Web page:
In the beginning of 2002, Microsoft introduced a new initiative
that radically changed the Microsoft programming world. Microsoft
.NET programs run on top of a runtime environment called the
Common Language Runtime. Microsoft .NET
provides a consistent programming model across desktop and web
applications and across development languages. In this new
development world, many of the old ways of programming have been
thrown out the window. Microsoft .NET minimizes "DLL
hell" and no longer uses the registry to install
programs. All languages that run under .NET share common systems for
data types, accessing data, security, garbage collection, and
Access 2003 and earlier versions of Access, however, do not live in
the world of .NET. Instead, they live in the world of the Component
Object Model, or COM. By default, a COM-based program does not know
how to talk to a .NET-based program. Fortunately, Microsoft created a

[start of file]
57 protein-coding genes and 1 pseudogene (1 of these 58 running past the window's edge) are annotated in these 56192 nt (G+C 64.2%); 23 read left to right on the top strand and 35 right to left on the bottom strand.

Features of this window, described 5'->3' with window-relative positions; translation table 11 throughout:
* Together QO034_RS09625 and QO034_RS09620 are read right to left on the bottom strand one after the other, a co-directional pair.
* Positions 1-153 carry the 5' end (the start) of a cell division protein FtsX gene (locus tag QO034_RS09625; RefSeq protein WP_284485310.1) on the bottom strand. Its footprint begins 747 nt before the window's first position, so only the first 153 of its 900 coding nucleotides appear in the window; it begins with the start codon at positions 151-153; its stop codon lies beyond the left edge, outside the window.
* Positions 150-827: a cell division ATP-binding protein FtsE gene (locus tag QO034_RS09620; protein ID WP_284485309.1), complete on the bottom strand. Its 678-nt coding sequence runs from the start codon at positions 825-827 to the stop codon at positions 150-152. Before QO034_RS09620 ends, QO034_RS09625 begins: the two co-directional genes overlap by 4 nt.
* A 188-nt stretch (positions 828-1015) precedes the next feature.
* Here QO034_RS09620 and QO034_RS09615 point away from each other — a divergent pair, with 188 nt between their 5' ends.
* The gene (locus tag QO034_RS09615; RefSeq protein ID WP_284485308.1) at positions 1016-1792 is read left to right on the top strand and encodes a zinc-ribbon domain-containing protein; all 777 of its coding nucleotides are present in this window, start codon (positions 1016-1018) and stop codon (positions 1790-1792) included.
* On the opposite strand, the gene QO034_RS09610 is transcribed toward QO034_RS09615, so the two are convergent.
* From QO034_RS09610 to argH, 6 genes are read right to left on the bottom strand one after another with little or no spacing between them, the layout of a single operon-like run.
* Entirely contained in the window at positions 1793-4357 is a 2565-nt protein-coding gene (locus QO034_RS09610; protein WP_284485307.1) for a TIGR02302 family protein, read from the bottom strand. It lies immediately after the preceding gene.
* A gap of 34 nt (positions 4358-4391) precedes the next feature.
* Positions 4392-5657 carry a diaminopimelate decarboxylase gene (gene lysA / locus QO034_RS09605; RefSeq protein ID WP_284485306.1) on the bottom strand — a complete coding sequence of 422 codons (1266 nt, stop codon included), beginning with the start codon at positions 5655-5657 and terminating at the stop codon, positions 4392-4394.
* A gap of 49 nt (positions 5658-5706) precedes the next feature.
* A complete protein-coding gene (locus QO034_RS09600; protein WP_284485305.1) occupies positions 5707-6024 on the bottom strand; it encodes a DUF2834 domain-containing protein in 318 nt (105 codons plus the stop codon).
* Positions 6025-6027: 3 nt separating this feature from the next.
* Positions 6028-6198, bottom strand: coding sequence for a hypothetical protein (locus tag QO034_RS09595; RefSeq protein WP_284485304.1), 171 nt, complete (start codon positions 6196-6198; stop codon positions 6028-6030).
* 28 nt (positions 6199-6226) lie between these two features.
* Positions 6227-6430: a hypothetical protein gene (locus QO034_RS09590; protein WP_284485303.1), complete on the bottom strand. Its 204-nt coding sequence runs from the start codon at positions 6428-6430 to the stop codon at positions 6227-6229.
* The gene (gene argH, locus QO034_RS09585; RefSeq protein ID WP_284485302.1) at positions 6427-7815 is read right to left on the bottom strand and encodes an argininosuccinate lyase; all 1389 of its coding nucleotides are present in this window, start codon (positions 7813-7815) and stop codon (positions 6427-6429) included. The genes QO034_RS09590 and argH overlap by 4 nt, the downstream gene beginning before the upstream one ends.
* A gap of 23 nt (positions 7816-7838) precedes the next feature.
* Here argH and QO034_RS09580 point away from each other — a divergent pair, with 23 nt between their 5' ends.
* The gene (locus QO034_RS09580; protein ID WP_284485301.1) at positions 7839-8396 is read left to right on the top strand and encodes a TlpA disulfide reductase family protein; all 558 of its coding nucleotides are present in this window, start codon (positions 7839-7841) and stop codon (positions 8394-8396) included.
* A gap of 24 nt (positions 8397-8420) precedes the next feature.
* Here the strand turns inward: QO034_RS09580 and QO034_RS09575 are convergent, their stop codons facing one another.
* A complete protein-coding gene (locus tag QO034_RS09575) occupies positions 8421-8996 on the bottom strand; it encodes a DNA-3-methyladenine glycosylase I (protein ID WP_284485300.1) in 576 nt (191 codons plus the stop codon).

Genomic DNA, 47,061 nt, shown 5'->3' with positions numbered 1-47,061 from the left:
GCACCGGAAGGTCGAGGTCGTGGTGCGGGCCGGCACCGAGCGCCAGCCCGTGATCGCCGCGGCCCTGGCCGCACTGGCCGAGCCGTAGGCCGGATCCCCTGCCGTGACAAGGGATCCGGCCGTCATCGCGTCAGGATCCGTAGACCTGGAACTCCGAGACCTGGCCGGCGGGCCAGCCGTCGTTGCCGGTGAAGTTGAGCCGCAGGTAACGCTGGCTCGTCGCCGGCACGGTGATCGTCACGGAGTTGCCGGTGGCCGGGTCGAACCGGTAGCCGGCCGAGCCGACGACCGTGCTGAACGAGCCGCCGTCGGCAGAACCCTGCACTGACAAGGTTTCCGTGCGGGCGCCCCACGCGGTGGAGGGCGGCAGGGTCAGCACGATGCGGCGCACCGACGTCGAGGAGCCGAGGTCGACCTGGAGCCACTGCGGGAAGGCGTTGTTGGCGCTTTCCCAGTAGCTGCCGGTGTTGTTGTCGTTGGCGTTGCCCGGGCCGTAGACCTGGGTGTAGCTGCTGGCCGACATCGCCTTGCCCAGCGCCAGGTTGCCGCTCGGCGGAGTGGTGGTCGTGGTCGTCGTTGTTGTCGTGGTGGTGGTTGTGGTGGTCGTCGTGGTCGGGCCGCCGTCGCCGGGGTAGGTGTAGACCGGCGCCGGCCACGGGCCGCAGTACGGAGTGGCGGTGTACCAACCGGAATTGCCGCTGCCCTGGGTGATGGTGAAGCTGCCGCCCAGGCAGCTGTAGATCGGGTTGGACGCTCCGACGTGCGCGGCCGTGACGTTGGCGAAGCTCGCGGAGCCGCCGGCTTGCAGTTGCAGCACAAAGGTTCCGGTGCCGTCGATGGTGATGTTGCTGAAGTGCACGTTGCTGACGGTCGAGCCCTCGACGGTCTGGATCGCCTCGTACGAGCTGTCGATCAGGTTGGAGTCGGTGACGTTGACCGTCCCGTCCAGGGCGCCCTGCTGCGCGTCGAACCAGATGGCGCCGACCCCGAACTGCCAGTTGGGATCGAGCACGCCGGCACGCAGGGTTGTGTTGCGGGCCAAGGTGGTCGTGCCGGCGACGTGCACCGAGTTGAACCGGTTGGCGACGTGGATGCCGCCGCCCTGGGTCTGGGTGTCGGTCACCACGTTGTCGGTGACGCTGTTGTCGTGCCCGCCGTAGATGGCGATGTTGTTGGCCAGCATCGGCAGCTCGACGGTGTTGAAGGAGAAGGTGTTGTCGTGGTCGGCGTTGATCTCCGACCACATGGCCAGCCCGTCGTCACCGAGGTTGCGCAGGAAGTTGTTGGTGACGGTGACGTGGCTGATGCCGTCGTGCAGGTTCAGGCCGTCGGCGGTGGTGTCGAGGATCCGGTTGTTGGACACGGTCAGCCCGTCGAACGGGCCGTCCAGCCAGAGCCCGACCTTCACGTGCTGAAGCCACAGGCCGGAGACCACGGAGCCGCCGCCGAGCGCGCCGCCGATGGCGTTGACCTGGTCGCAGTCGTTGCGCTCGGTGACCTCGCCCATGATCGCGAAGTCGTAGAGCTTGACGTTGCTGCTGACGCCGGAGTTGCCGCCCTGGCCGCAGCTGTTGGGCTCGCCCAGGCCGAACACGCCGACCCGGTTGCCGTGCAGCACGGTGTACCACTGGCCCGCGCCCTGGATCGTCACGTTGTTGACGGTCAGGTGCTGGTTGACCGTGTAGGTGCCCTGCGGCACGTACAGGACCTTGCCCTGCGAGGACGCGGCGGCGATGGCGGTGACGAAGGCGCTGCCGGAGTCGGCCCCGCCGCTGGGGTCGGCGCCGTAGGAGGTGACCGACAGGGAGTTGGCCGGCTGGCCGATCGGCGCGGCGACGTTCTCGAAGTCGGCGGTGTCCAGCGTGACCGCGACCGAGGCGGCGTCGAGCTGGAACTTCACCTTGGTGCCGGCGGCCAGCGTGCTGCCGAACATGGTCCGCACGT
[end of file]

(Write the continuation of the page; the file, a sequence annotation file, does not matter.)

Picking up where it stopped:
mechanism for .NET to interoperate with the older COM-based world.
In this chapter you will find various examples that demonstrate how
.NET and Access can coexist. You'll learn how to
call a .NET component from Access, even when there are potentially
incompatible features present in the component.
You'll explore how to connect to an Access database
to retrieve and update data. You'll see how to call
.NET web services from Access. You'll learn how to
call .NET web services that return both simple data types and complex
data types. Finally, you'll learn how to automate
Access from a .NET application in order to print an Access report.
The topics in this chapter all require the presence of the
Framework 1.1 and Visual Studio .NET 2003. If you do not have
Visual Studio .NET 2003 (or a later version
of Visual Studio .NET) installed on your system you will be unable to
work through the topics in this chapter. See the Preface for advice
on where to find free or evaluation editions of both tools.